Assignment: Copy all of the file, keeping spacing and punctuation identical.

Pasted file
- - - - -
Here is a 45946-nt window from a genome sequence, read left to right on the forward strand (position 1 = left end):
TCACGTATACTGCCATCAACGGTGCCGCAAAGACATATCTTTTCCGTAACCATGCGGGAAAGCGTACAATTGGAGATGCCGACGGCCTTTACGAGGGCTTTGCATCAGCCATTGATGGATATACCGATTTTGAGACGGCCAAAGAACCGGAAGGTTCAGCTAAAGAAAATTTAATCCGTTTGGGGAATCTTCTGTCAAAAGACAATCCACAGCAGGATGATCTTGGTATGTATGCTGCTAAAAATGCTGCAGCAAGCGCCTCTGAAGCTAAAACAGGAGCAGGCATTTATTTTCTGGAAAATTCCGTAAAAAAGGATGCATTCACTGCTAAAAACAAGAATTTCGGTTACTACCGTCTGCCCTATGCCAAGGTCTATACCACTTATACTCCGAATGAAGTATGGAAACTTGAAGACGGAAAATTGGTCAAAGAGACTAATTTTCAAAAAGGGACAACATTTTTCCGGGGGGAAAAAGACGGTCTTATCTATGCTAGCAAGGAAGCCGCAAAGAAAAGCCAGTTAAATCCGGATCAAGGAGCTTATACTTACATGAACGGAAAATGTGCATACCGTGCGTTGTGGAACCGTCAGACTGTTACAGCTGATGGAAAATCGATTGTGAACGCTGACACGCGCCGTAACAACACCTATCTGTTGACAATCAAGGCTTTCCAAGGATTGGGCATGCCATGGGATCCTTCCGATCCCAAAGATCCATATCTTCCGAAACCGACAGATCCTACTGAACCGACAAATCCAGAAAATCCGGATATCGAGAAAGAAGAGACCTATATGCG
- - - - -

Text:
Here is a 45946-nt window from a genome sequence, read left to right on the forward strand (position 1 = left end):
TCACGTATACTGCCATCAACGGTGCCGCAAAGACATATCTTTTCCGTAACCATGCGGGAAAGCGTACAATTGGAGATGCCGACGGCCTTTACGAGGGCTTTGCATCAGCCATTGATGGATATACCGATTTTGAGACGGCCAAAGAACCGGAAGGTTCAGCTAAAGAAAATTTAATCCGTTTGGGGAATCTTCTGTCAAAAGACAATCCACAGCAGGATGATCTTGGTATGTATGCTGCTAAAAATGCTGCAGCAAGCGCCTCTGAAGCTAAAACAGGAGCAGGCATTTATTTTCTGGAAAATTCCGTAAAAAAGGATGCATTCACTGCTAAAAACAAGAATTTCGGTTACTACCGTCTGCCCTATGCCAAGGTCTATACCACTTATACTCCGAATGAAGTATGGAAACTTGAAGACGGAAAATTGGTCAAAGAGACTAATTTTCAAAAAGGGACAACATTTTTCCGGGGGGAAAAAGACGGTCTTATCTATGCTAGCAAGGAAGCCGCAAAGAAAAGCCAGTTAAATCCGGATCAAGGAGCTTATACTTACATGAACGGAAAATGTGCATACCGTGCGTTGTGGAACCGTCAGACTGTTACAGCTGATGGAAAATCGATTGTGAACGCTGACACGCGCCGTAACAACACCTATCTGTTGACAATCAAGGCTTTCCAAGGATTGGGCATGCCATGGGATCCTTCCGATCCCAAAGATCCATATCTTCCGAAACCGACAGATCCTACTGAACCGACAAATCCAGAAAATCCGGATATCGAGAAAGAAGAGACCTATATGCG